Yarra River at Warrandyte, undated
oil on linen
24.5 x 19.0
Whitehorse Art Collection
Acquired 2015

Clara Southern, a prominent Australian artist practicing at the turn of last century, studied extensively under notable figures including Walter Withers and Frederick McCubbin. 

A successful and ambitious artist, she stated the goal of her art was 'to interpret the message of the Australian bush.' The intimate connection she felt to the nature comes across in this landscape. It captures the sweep of the Yarra River through the leafy banks of Warrandyte. The way Southern depicts light suggests both life and movement. Warrandyte was a particularly beloved location for Southern. Much of her life was spent living and painting in the Yarra Valley. 

Spring at Gardiners Creek, 2007
woven tapestry
12.75 x 22.75
Whitehorse Art Collection
Acquired 2008

Artists have chosen not only to paint the local landscape en plein air but to weave tapestries of the environment. Impossible, one may think, but with focus and speedy hands, Box Hill textile artist Cresside Collette created this impressive work in 2007.

Of her work, freelance curator Alison French said ‘initiating the practice of en plein air tapestry by weaving on the spot, (Collette responds to the) phenomena of light, colour and tone emanating from the natural environment’.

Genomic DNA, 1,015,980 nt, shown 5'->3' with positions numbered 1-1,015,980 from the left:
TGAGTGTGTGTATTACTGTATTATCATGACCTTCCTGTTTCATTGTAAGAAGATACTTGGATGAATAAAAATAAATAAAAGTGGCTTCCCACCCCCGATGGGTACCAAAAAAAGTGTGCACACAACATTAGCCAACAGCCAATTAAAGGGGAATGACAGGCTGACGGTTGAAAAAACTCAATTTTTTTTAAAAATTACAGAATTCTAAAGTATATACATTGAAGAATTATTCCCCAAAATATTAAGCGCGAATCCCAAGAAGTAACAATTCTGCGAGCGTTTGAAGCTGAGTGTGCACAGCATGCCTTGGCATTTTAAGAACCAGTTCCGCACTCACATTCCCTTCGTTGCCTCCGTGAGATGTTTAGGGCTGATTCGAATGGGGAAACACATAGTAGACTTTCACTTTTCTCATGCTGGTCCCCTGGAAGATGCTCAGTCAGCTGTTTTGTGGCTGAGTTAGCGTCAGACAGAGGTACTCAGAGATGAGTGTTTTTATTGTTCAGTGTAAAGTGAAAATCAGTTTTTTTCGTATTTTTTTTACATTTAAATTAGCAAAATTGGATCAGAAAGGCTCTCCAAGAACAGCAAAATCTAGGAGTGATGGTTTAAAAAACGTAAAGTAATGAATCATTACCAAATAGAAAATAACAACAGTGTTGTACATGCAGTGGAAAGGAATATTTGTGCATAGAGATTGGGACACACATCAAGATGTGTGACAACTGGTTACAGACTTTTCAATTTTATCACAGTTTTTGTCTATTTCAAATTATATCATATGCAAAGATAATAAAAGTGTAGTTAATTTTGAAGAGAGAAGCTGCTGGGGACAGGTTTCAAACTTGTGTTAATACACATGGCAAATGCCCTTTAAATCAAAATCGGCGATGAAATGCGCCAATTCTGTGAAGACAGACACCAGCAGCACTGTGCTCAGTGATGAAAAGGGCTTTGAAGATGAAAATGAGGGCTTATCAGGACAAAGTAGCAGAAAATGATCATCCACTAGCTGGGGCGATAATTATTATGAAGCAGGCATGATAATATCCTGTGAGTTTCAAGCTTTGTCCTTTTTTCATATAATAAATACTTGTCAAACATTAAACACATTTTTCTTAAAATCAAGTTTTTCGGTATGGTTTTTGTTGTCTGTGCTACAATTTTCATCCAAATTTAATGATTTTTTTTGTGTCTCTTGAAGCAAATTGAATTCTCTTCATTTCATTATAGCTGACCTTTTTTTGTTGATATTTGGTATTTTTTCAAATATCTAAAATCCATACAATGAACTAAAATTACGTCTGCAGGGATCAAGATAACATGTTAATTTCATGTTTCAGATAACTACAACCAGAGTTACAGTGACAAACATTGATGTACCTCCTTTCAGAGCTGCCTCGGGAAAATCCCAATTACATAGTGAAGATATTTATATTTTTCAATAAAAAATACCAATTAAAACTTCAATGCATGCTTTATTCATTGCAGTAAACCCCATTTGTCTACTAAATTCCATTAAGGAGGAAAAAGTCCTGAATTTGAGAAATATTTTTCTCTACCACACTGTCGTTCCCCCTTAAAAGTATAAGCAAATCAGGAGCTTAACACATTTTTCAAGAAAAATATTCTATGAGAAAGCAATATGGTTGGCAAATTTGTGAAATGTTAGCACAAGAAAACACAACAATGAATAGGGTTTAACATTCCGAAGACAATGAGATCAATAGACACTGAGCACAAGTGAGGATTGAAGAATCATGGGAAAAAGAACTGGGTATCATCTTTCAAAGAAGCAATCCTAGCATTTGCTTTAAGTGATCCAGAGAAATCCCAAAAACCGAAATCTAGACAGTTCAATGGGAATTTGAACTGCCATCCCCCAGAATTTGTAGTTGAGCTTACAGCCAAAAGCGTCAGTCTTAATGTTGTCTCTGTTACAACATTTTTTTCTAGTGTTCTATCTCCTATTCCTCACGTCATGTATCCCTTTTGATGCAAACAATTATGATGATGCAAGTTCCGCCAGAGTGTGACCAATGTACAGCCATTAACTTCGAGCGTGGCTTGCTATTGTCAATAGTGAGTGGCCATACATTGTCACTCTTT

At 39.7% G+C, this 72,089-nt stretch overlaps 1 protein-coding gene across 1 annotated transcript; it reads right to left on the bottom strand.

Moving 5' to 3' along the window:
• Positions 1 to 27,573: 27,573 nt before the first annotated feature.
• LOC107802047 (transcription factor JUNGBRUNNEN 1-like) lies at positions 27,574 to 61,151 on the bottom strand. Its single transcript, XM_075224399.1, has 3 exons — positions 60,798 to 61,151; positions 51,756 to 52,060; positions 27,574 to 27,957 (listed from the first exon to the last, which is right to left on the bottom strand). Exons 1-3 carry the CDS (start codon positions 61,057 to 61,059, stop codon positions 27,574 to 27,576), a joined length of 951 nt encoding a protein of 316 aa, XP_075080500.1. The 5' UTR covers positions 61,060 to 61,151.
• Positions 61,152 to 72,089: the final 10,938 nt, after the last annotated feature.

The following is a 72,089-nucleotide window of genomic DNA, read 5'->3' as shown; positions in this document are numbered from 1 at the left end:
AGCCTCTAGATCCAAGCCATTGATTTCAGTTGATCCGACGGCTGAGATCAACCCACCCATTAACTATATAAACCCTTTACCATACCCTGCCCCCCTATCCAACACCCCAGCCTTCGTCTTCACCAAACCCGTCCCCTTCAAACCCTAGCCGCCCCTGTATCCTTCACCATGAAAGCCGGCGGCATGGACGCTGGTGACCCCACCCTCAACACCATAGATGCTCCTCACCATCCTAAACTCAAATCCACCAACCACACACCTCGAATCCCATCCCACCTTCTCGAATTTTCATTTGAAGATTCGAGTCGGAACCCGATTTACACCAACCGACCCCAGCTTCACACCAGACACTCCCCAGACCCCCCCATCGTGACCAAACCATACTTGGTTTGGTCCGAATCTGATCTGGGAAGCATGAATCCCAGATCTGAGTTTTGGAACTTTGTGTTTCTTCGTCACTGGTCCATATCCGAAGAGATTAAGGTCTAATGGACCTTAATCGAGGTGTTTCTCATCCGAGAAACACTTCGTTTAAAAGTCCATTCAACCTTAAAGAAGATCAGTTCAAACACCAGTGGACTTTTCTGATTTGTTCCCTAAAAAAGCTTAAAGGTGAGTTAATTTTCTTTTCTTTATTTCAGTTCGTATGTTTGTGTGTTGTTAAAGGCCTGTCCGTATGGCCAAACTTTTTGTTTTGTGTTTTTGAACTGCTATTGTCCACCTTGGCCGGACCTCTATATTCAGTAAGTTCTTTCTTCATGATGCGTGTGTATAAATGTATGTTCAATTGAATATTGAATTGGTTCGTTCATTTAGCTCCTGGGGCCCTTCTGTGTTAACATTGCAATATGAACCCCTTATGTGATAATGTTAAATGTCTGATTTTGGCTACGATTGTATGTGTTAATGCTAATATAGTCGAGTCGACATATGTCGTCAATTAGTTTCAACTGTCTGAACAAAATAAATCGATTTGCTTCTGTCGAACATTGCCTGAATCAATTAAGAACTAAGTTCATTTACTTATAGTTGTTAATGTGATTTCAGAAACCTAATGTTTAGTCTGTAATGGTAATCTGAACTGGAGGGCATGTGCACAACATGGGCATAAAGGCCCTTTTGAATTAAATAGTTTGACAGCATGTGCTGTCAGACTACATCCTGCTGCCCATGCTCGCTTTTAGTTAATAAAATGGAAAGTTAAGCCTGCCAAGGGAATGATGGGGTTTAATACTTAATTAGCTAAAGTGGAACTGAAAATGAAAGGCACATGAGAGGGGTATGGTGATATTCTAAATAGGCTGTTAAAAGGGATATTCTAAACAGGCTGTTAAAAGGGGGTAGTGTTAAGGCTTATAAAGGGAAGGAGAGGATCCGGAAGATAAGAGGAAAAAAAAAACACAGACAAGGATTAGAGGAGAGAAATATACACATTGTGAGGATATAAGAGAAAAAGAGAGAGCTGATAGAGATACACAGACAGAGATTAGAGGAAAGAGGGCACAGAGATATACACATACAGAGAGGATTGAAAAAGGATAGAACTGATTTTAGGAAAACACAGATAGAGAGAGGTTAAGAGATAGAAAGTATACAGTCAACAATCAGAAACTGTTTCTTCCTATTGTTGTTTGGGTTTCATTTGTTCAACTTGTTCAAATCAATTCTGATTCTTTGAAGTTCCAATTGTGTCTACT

Council was delighted that Ms Collette, a local resident, had chosen to re-envision the same environment that the famous Box Hill artists were drawn to in the 1880s.  This work is another legacy of the Box Hill Impressionists.

Keith DOW
Glimpse of Blackburn Lake, 2010
Whitehorse Art Collection
Commission 2010

Environmentalist and artist, Keith Dow, was invited to paint a series of five studies of Blackburn Lake in 2010. Here is just one of the five works, entitled Glimpse of Blackburn Lake. Not only was the local artist impressed with the spontaneous rendering of the landscapes, evident in the work of the Australian Impressionists, Mr Dow chose to paint in the same areas where McCubbin had painted - Blackburn Lake – very close to his own home. 

Council doesn’t just collect work by internationally renowned Victorian artists, our Visual Arts Advisory Committee is keen to ensure the work of local artists such as Keith Dow are represented in the Whitehorse Art Collection.

Jo Reitze
Back garden in Winter, 2012 (detail)
oil on linen
122.0 x 91.5 cm
Whitehorse Art Collection
Acquired 2013

Jo Reitze’s intimate renderings of a garden during each season of the year, outline her continuing fascination with nature in her own backyard. Her artworks are not only a legacy of the Box Hill Impressionists, with their focus on intimate spaces, they are a legacy of a personal pilgrimage to Monet’s own garden in Giverny, France.

The European Impressionists, like Monet, first inspired Roberts, McCubbin and their peers, to view their own landscape with fresh eyes and to forge a new style of painting still practiced by many artists today.  

Whitehorse Artspace

The Whitehorse Artspace, located at the Box Hill Town Hall, frequently exhibits works form the Whitehorse Art Collection and also displays many of these works within other municipal buildings. Visit the Whitehorse Artspace website for more information.

You can also access a copy of Council’s Artists’ Trail at the Whitehorse Artspace website, to discover the famous works painted in Box Hill and Blackburn in the 1880s.